The PBEye

Pro Bono As We See It
April 21, 2021

A Holistic Approach to Second Chances

My First Visit to Minnesota Reentry Court
by Grace Dodig, PBI Intern

When imagining a courtroom, one word that comes to mind is intimidating. Even as an observer, I can feel my body stiffen when walking into a court. The security guards seem to watch like hawks, the judge presides above you, the attorneys appear cold and stern, and the courtroom itself feels sterile and detached. This reality can leave those participating in and observing court feeling isolated and nervous.

These preconceived notions about what a courtroom is like are anything but true when it comes to the District of Minnesota’s Reentry Court program. Twice a month the courtroom reconfigures itself into a warm, inviting, and supportive environment where formerly incarcerated individuals join a team of prosecutors, federal defenders, mentors, probation officers, and a judge to try and lessen the likelihood of returning to prison.

For formerly incarcerated individuals, this program serves as an alternative for traditional post-conviction supervision. The goal of the program is to reduce recidivism by providing a plethora of resources and people that can aid individuals with their transition back to the community. With 25% of adults in Minnesota returning to prison for a new felony conviction and 50% returning for a technical violation, programs that support successful reentry are much needed.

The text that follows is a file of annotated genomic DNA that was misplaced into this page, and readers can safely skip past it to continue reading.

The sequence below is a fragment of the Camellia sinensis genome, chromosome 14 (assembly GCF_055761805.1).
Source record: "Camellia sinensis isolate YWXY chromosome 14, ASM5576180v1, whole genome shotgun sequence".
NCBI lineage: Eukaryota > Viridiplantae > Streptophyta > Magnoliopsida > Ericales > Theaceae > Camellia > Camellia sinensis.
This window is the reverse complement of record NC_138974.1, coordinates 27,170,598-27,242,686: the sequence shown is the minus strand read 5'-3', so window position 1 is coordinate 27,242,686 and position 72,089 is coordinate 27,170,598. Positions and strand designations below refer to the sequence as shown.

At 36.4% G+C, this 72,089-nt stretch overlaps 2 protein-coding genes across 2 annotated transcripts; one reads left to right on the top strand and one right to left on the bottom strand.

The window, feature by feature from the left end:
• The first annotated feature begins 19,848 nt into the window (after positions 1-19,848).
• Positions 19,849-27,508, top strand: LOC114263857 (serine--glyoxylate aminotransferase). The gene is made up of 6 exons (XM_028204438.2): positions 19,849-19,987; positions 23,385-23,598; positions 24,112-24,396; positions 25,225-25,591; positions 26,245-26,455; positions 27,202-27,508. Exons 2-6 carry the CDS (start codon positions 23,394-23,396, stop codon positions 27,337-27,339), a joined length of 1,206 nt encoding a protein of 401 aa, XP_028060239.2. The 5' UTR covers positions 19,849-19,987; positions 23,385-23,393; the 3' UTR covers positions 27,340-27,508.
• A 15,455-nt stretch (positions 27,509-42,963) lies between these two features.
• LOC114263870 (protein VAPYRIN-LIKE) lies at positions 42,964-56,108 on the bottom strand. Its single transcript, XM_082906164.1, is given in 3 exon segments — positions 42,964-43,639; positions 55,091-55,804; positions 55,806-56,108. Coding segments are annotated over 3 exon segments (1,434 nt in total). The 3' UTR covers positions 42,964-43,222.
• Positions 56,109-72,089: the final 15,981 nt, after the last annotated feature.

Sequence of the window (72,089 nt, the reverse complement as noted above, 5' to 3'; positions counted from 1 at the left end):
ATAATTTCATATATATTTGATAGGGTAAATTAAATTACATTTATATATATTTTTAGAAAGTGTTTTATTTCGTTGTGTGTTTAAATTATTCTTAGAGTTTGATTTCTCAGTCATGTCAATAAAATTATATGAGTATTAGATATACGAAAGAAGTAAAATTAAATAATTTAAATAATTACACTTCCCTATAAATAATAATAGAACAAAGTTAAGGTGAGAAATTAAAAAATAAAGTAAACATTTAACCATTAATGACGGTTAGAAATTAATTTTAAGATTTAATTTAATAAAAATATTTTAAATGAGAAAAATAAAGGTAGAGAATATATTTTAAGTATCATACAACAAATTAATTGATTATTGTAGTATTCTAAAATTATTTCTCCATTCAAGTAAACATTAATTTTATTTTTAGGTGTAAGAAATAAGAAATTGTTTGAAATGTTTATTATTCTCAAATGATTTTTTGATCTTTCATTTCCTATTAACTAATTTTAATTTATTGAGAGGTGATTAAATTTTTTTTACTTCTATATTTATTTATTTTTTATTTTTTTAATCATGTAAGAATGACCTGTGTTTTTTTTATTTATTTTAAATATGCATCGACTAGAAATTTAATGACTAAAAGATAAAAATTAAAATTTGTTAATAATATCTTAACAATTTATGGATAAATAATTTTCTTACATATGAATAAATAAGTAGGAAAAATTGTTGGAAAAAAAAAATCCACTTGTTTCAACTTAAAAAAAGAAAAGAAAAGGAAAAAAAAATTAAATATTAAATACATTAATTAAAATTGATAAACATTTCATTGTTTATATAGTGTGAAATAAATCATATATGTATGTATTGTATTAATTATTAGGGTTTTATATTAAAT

Pro Bono Institute was introduced to the District of Minnesota Reentry Court program through the Minnesota Collaborative Justice Project (MNCJP), a project of PBI and dozens of organizations in Minnesota to improve the experiences and outcomes of formerly incarcerated individuals in Minnesota, thus enabling them to lead full and productive lives in the community. MNCJP offers pro bono legal assistance on civil matters to participants in Reentry Court and is one of the many programs that engages with and supports Minnesota’s Reentry Court.

As an intern at PBI, I had the opportunity to observe Reentry Court and witness firsthand the comfort and help this program provides its participants. Normally, the Reentry Court team and the program participants would join the judge in the courtroom. They all would convene around one table to establish a feeling of equality, rather than the typical superiority afforded to the judge when they are elevated and presiding over the courtroom. However, due to the pandemic, the meetings are now virtual and, like so many others, the leaders of Reentry Court have made a nearly flawless transition to life online. Instead of gathering around a table, participants and the Reentry Court team meet in gallery view via Zoom.